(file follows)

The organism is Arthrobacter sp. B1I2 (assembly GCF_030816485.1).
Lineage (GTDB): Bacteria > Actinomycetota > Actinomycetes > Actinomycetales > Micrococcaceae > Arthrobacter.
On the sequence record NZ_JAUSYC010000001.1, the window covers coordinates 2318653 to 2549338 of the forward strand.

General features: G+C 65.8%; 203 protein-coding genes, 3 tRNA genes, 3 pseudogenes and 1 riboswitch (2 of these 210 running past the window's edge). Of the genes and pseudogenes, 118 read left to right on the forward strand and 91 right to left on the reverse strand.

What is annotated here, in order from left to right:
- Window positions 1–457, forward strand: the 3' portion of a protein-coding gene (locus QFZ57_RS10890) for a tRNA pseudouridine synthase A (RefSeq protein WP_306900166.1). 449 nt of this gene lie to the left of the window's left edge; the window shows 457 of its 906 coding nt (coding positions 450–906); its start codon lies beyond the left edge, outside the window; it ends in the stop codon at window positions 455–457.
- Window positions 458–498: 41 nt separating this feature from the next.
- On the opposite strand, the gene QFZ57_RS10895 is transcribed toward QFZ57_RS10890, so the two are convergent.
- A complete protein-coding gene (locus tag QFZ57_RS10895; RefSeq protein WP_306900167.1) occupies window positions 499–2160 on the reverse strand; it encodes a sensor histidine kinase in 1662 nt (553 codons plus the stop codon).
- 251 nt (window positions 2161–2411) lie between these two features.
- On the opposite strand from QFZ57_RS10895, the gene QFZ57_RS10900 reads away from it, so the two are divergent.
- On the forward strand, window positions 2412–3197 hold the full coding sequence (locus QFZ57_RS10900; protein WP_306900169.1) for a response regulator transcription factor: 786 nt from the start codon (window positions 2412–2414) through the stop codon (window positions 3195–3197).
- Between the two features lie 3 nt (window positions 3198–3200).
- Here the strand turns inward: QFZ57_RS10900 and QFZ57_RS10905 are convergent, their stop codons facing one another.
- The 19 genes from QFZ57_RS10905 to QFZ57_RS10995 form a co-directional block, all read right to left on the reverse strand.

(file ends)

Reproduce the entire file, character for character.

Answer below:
The organism is Arthrobacter sp. B1I2 (assembly GCF_030816485.1).
Lineage (GTDB): Bacteria > Actinomycetota > Actinomycetes > Actinomycetales > Micrococcaceae > Arthrobacter.
On the sequence record NZ_JAUSYC010000001.1, the window covers coordinates 2318653 to 2549338 of the forward strand.

General features: G+C 65.8%; 203 protein-coding genes, 3 tRNA genes, 3 pseudogenes and 1 riboswitch (2 of these 210 running past the window's edge). Of the genes and pseudogenes, 118 read left to right on the forward strand and 91 right to left on the reverse strand.

What is annotated here, in order from left to right:
- Window positions 1–457, forward strand: the 3' portion of a protein-coding gene (locus QFZ57_RS10890) for a tRNA pseudouridine synthase A (RefSeq protein WP_306900166.1). 449 nt of this gene lie to the left of the window's left edge; the window shows 457 of its 906 coding nt (coding positions 450–906); its start codon lies beyond the left edge, outside the window; it ends in the stop codon at window positions 455–457.
- Window positions 458–498: 41 nt separating this feature from the next.
- On the opposite strand, the gene QFZ57_RS10895 is transcribed toward QFZ57_RS10890, so the two are convergent.
- A complete protein-coding gene (locus tag QFZ57_RS10895; RefSeq protein WP_306900167.1) occupies window positions 499–2160 on the reverse strand; it encodes a sensor histidine kinase in 1662 nt (553 codons plus the stop codon).
- 251 nt (window positions 2161–2411) lie between these two features.
- On the opposite strand from QFZ57_RS10895, the gene QFZ57_RS10900 reads away from it, so the two are divergent.
- On the forward strand, window positions 2412–3197 hold the full coding sequence (locus QFZ57_RS10900; protein WP_306900169.1) for a response regulator transcription factor: 786 nt from the start codon (window positions 2412–2414) through the stop codon (window positions 3195–3197).
- Between the two features lie 3 nt (window positions 3198–3200).
- Here the strand turns inward: QFZ57_RS10900 and QFZ57_RS10905 are convergent, their stop codons facing one another.
- The 19 genes from QFZ57_RS10905 to QFZ57_RS10995 form a co-directional block, all read right to left on the reverse strand.